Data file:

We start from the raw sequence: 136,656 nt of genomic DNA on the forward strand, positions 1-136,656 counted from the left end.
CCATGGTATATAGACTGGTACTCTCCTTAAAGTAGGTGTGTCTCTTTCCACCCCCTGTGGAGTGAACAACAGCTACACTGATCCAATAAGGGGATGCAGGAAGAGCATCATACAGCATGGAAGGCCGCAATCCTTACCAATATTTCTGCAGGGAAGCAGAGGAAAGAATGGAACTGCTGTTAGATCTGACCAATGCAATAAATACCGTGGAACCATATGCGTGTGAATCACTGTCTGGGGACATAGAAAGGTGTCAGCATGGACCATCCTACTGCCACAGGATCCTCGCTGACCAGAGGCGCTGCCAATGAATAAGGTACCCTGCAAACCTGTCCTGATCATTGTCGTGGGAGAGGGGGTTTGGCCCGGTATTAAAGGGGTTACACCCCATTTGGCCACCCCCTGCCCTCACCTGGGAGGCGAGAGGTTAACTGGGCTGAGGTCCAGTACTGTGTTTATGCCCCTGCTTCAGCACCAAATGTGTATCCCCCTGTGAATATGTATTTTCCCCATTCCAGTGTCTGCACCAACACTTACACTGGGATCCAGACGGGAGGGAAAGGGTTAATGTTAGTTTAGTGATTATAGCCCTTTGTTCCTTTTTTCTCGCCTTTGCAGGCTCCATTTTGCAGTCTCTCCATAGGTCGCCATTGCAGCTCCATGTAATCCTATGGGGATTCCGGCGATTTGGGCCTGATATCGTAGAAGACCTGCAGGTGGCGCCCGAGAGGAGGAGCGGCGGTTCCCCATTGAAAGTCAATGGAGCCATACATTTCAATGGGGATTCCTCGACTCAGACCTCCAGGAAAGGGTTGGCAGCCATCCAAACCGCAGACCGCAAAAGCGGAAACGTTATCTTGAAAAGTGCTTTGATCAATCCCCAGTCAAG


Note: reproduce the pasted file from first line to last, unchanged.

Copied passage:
We start from the raw sequence: 136,656 nt of genomic DNA on the forward strand, positions 1-136,656 counted from the left end.
CCATGGTATATAGACTGGTACTCTCCTTAAAGTAGGTGTGTCTCTTTCCACCCCCTGTGGAGTGAACAACAGCTACACTGATCCAATAAGGGGATGCAGGAAGAGCATCATACAGCATGGAAGGCCGCAATCCTTACCAATATTTCTGCAGGGAAGCAGAGGAAAGAATGGAACTGCTGTTAGATCTGACCAATGCAATAAATACCGTGGAACCATATGCGTGTGAATCACTGTCTGGGGACATAGAAAGGTGTCAGCATGGACCATCCTACTGCCACAGGATCCTCGCTGACCAGAGGCGCTGCCAATGAATAAGGTACCCTGCAAACCTGTCCTGATCATTGTCGTGGGAGAGGGGGTTTGGCCCGGTATTAAAGGGGTTACACCCCATTTGGCCACCCCCTGCCCTCACCTGGGAGGCGAGAGGTTAACTGGGCTGAGGTCCAGTACTGTGTTTATGCCCCTGCTTCAGCACCAAATGTGTATCCCCCTGTGAATATGTATTTTCCCCATTCCAGTGTCTGCACCAACACTTACACTGGGATCCAGACGGGAGGGAAAGGGTTAATGTTAGTTTAGTGATTATAGCCCTTTGTTCCTTTTTTCTCGCCTTTGCAGGCTCCATTTTGCAGTCTCTCCATAGGTCGCCATTGCAGCTCCATGTAATCCTATGGGGATTCCGGCGATTTGGGCCTGATATCGTAGAAGACCTGCAGGTGGCGCCCGAGAGGAGGAGCGGCGGTTCCCCATTGAAAGTCAATGGAGCCATACATTTCAATGGGGATTCCTCGACTCAGACCTCCAGGAAAGGGTTGGCAGCCATCCAAACCGCAGACCGCAAAAGCGGAAACGTTATCTTGAAAAGTGCTTTGATCAATCCCCAGTCAAG